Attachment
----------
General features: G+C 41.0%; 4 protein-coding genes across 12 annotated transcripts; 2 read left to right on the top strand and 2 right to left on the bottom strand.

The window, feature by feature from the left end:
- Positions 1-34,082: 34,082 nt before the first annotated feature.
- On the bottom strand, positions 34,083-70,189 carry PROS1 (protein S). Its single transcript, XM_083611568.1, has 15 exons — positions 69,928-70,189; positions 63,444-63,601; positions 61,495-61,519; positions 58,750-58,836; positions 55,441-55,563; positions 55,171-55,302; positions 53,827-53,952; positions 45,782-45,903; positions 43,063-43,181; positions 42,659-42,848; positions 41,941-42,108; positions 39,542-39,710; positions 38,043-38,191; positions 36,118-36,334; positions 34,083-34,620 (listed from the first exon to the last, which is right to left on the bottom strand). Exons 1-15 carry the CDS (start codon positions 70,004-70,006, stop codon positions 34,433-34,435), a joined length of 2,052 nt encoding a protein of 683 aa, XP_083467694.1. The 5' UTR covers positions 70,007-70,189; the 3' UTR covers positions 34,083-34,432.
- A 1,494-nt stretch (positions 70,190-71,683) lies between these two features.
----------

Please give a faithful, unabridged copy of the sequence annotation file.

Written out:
General features: G+C 41.0%; 4 protein-coding genes across 12 annotated transcripts; 2 read left to right on the top strand and 2 right to left on the bottom strand.

The window, feature by feature from the left end:
- Positions 1-34,082: 34,082 nt before the first annotated feature.
- On the bottom strand, positions 34,083-70,189 carry PROS1 (protein S). Its single transcript, XM_083611568.1, has 15 exons — positions 69,928-70,189; positions 63,444-63,601; positions 61,495-61,519; positions 58,750-58,836; positions 55,441-55,563; positions 55,171-55,302; positions 53,827-53,952; positions 45,782-45,903; positions 43,063-43,181; positions 42,659-42,848; positions 41,941-42,108; positions 39,542-39,710; positions 38,043-38,191; positions 36,118-36,334; positions 34,083-34,620 (listed from the first exon to the last, which is right to left on the bottom strand). Exons 1-15 carry the CDS (start codon positions 70,004-70,006, stop codon positions 34,433-34,435), a joined length of 2,052 nt encoding a protein of 683 aa, XP_083467694.1. The 5' UTR covers positions 70,007-70,189; the 3' UTR covers positions 34,083-34,432.
- A 1,494-nt stretch (positions 70,190-71,683) lies between these two features.